Community TV Trust [CTVT] specialises in local media, giving training to people of all ages and abilities, facilitating vision and production. It also produces films and educational DVDs. It campaigns and through its founder, Chris Haydon, gives talks and papers at conferences, seminars and educational events.
Media’s real power lies beyond the mainstream. When you link the media made with the life lived, media’s real potential is realized, its potential for serving the individual and society.
CTVT has no core funding and welcomes donations, volunteers and corporate enquiries regarding project sponsorship.
Much of its work is represented in its principle project, “Southwark.TV” [www.southwark.tv] which in turn has given rise to CTVT’s definition of local media in The Southwark Template. The formula WEB-EVENT-TV came directly from managing “Southwark.TV” (Click here to go the archived site).
Over the years we have worked intensively in Southwark in south London, and also spent many happy years linked to the disability community and mental health sector. We have led media training and filmmaking projects galore, both facilitated film drama projects with young people typically and from time to time our own commissioned documentary productions.
Key clients from a long list have been Cavendish School in Bermondsey, Southwark
… Freewheelers Theatre & Media Company – an inclusive disability arts company …
… Movement Factory
… Mental Fight Club – an innovative organisation founded by the late and very special Sarah Wheeler, and Southwark Council – for whom we have produced films, promotional videos and several large educational DVD projects on subjects such as Knife Crime, Islam in Southwark and Healthy Eating.
2 thoughts on “About Us”
Dear Sir / Madam
We are currently looking into funding to produce a local community TV channel for the county of Powys in Wales.
Could you advise me on reading and organisations that i may apply to for advice and funding.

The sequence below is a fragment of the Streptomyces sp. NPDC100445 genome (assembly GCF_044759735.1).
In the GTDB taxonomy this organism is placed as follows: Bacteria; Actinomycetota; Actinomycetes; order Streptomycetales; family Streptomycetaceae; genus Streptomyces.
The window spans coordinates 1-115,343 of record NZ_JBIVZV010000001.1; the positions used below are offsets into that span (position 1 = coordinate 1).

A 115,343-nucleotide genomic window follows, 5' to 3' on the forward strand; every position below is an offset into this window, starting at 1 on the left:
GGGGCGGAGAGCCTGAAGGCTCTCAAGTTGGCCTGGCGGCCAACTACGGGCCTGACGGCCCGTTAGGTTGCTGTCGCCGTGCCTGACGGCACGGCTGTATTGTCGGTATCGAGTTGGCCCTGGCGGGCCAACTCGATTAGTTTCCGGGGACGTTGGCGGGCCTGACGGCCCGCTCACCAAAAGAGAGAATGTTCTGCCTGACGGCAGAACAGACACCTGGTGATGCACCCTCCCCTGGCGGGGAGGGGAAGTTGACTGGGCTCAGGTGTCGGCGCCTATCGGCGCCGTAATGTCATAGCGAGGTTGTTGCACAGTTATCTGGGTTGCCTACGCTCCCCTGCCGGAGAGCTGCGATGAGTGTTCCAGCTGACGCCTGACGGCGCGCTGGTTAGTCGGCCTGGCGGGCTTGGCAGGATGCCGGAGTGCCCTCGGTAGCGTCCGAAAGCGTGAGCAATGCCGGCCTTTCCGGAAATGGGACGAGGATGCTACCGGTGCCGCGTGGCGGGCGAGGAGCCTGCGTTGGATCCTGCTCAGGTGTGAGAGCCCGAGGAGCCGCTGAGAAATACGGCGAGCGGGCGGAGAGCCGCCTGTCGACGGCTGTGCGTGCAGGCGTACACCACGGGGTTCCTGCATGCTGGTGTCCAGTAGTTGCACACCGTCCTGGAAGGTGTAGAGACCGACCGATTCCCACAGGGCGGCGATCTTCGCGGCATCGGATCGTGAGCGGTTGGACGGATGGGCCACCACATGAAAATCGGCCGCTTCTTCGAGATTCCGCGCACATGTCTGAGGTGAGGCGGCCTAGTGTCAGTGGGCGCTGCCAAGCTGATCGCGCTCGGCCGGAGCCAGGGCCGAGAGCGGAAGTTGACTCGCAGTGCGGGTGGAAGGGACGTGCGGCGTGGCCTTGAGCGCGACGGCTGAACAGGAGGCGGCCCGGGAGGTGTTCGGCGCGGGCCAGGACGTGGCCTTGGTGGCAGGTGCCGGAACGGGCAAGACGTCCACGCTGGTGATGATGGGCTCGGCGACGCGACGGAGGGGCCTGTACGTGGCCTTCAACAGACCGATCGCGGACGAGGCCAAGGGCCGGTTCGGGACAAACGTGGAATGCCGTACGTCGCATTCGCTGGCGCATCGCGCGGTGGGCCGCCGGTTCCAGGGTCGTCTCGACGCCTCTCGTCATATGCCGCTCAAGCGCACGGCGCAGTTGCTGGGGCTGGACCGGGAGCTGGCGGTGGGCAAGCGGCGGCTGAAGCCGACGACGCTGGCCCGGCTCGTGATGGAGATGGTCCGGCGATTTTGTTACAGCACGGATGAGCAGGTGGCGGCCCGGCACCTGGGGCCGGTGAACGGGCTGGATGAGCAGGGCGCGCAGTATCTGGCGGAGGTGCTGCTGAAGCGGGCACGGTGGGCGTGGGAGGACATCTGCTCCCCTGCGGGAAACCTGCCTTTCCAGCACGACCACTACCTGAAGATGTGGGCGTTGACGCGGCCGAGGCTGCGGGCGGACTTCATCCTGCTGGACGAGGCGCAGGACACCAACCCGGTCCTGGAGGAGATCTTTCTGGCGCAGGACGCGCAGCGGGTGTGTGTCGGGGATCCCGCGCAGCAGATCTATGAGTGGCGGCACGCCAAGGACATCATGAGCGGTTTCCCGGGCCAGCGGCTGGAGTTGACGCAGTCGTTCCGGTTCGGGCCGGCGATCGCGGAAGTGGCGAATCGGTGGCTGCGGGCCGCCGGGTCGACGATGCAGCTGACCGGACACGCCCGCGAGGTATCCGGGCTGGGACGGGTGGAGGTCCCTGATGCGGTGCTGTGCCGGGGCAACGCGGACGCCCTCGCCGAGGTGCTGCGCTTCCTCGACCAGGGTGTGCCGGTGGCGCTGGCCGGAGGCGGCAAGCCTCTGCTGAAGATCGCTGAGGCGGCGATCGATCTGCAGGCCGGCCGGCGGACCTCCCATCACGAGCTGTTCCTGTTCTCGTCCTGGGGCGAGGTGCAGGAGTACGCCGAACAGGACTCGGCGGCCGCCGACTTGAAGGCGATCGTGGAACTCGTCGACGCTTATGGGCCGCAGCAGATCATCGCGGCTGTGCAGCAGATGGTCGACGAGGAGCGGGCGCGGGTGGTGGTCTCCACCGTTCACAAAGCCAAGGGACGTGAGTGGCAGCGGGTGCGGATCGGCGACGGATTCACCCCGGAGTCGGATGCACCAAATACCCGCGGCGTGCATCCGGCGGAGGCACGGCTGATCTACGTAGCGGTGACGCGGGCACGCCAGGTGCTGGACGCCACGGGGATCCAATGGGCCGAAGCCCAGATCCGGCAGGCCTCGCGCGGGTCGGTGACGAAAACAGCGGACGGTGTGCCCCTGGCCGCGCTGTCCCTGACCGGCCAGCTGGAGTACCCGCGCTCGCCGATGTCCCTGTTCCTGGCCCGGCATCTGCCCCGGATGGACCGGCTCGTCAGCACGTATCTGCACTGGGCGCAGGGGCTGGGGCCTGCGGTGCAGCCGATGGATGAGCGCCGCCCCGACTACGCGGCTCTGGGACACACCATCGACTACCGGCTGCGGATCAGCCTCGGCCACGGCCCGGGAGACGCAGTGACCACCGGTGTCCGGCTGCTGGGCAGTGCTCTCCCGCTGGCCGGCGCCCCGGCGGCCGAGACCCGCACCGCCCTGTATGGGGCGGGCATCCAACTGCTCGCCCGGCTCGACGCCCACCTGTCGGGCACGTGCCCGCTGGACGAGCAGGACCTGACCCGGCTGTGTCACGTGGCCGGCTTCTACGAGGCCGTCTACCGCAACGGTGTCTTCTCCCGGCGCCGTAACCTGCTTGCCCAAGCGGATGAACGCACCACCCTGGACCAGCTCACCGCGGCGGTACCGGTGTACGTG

If you are thinking of broadcasting you could speak with Community Media Association and with Ofcom, the regulator, who will brief you on the basic parameters. However that route is expensive and complex, with overheads of consequence. Using the internet, once broadband is generally available to an area, makes most sense by reducing costs while increasing accessibility. I am trying to work up a model for FE Colleges to adopt, since they have a labour force who don’t need paying. The trick appears to be (a) finding a college who will support the initiative, perhaps by using a teaching unit such as ‘Social Action and Community Media Production’ (which actually exists and which I am currently teaching in a college in Hertfordshire (b) finding a group of students who connect with the thinking implicit in local media and engagement. Their heads are mainly in celebrity, special FX and music.
As for funding the start of my “Southwark.TV” project, I bumped into a pot of money via the local authority and LSC. When that ran out five years ago I reverted to living off individual production and/or training projects and juggling volunteers.
Let me know how you get on, I’d be pleased to keep in touch.
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